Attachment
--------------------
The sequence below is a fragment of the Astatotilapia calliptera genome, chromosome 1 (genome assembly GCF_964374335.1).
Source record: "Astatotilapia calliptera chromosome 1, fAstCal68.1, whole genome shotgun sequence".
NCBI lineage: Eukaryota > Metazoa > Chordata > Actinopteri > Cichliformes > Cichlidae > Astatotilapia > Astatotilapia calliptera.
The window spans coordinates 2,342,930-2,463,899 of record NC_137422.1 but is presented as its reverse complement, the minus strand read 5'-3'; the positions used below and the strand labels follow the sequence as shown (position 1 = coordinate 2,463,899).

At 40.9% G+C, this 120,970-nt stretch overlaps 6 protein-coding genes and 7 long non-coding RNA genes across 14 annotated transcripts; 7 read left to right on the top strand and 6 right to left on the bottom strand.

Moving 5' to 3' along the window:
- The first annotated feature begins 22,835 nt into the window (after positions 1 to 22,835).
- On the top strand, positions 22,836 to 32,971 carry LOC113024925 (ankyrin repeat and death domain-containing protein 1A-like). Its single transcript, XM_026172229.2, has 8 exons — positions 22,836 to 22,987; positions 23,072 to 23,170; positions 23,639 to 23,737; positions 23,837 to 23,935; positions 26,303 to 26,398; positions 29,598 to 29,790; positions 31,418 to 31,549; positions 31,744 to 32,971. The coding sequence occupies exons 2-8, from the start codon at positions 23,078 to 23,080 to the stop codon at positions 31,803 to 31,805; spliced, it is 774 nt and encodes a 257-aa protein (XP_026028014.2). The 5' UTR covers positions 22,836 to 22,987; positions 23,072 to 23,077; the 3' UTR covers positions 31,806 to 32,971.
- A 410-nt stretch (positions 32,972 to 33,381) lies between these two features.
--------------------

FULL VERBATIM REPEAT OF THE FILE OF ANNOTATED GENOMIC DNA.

The sequence below is a fragment of the Astatotilapia calliptera genome, chromosome 1 (genome assembly GCF_964374335.1).
Source record: "Astatotilapia calliptera chromosome 1, fAstCal68.1, whole genome shotgun sequence".
NCBI lineage: Eukaryota > Metazoa > Chordata > Actinopteri > Cichliformes > Cichlidae > Astatotilapia > Astatotilapia calliptera.
The window spans coordinates 2,342,930-2,463,899 of record NC_137422.1 but is presented as its reverse complement, the minus strand read 5'-3'; the positions used below and the strand labels follow the sequence as shown (position 1 = coordinate 2,463,899).

At 40.9% G+C, this 120,970-nt stretch overlaps 6 protein-coding genes and 7 long non-coding RNA genes across 14 annotated transcripts; 7 read left to right on the top strand and 6 right to left on the bottom strand.

Moving 5' to 3' along the window:
- The first annotated feature begins 22,835 nt into the window (after positions 1 to 22,835).
- On the top strand, positions 22,836 to 32,971 carry LOC113024925 (ankyrin repeat and death domain-containing protein 1A-like). Its single transcript, XM_026172229.2, has 8 exons — positions 22,836 to 22,987; positions 23,072 to 23,170; positions 23,639 to 23,737; positions 23,837 to 23,935; positions 26,303 to 26,398; positions 29,598 to 29,790; positions 31,418 to 31,549; positions 31,744 to 32,971. The coding sequence occupies exons 2-8, from the start codon at positions 23,078 to 23,080 to the stop codon at positions 31,803 to 31,805; spliced, it is 774 nt and encodes a 257-aa protein (XP_026028014.2). The 5' UTR covers positions 22,836 to 22,987; positions 23,072 to 23,077; the 3' UTR covers positions 31,806 to 32,971.
- A 410-nt stretch (positions 32,972 to 33,381) lies between these two features.